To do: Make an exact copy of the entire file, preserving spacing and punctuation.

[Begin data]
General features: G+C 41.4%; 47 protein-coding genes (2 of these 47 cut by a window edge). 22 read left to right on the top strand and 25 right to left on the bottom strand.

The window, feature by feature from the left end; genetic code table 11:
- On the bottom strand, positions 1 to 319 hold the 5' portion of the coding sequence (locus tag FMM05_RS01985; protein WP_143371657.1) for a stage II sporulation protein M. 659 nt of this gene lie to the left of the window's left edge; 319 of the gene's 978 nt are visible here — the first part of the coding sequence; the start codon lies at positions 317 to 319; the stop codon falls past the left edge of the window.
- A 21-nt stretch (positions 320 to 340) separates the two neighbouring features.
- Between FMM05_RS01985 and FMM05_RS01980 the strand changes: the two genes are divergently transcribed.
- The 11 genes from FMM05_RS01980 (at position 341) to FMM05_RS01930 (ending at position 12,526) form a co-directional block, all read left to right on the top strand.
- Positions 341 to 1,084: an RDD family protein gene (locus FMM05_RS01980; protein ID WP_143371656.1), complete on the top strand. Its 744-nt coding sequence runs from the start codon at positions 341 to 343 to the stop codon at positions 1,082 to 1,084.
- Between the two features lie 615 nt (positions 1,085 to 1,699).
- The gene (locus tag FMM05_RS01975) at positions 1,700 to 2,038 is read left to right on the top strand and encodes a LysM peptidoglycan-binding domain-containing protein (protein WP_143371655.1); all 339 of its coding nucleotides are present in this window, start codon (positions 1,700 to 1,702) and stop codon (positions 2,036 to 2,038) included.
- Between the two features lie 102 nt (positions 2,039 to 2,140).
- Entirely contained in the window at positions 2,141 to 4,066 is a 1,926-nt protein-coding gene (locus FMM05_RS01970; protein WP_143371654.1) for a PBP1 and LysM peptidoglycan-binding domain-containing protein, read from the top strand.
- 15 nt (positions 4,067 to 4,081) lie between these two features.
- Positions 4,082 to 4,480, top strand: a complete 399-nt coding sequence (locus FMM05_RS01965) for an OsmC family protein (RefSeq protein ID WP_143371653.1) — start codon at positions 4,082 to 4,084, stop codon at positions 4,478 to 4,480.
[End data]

General features: G+C 41.4%; 47 protein-coding genes (2 of these 47 cut by a window edge). 22 read left to right on the top strand and 25 right to left on the bottom strand.

The window, feature by feature from the left end; genetic code table 11:
- On the bottom strand, positions 1 to 319 hold the 5' portion of the coding sequence (locus tag FMM05_RS01985; protein WP_143371657.1) for a stage II sporulation protein M. 659 nt of this gene lie to the left of the window's left edge; 319 of the gene's 978 nt are visible here — the first part of the coding sequence; the start codon lies at positions 317 to 319; the stop codon falls past the left edge of the window.
- A 21-nt stretch (positions 320 to 340) separates the two neighbouring features.
- Between FMM05_RS01985 and FMM05_RS01980 the strand changes: the two genes are divergently transcribed.
- The 11 genes from FMM05_RS01980 (at position 341) to FMM05_RS01930 (ending at position 12,526) form a co-directional block, all read left to right on the top strand.
- Positions 341 to 1,084: an RDD family protein gene (locus FMM05_RS01980; protein ID WP_143371656.1), complete on the top strand. Its 744-nt coding sequence runs from the start codon at positions 341 to 343 to the stop codon at positions 1,082 to 1,084.
- Between the two features lie 615 nt (positions 1,085 to 1,699).
- The gene (locus tag FMM05_RS01975) at positions 1,700 to 2,038 is read left to right on the top strand and encodes a LysM peptidoglycan-binding domain-containing protein (protein WP_143371655.1); all 339 of its coding nucleotides are present in this window, start codon (positions 1,700 to 1,702) and stop codon (positions 2,036 to 2,038) included.
- Between the two features lie 102 nt (positions 2,039 to 2,140).
- Entirely contained in the window at positions 2,141 to 4,066 is a 1,926-nt protein-coding gene (locus FMM05_RS01970; protein WP_143371654.1) for a PBP1 and LysM peptidoglycan-binding domain-containing protein, read from the top strand.
- 15 nt (positions 4,067 to 4,081) lie between these two features.
- Positions 4,082 to 4,480, top strand: a complete 399-nt coding sequence (locus FMM05_RS01965) for an OsmC family protein (RefSeq protein ID WP_143371653.1) — start codon at positions 4,082 to 4,084, stop codon at positions 4,478 to 4,480.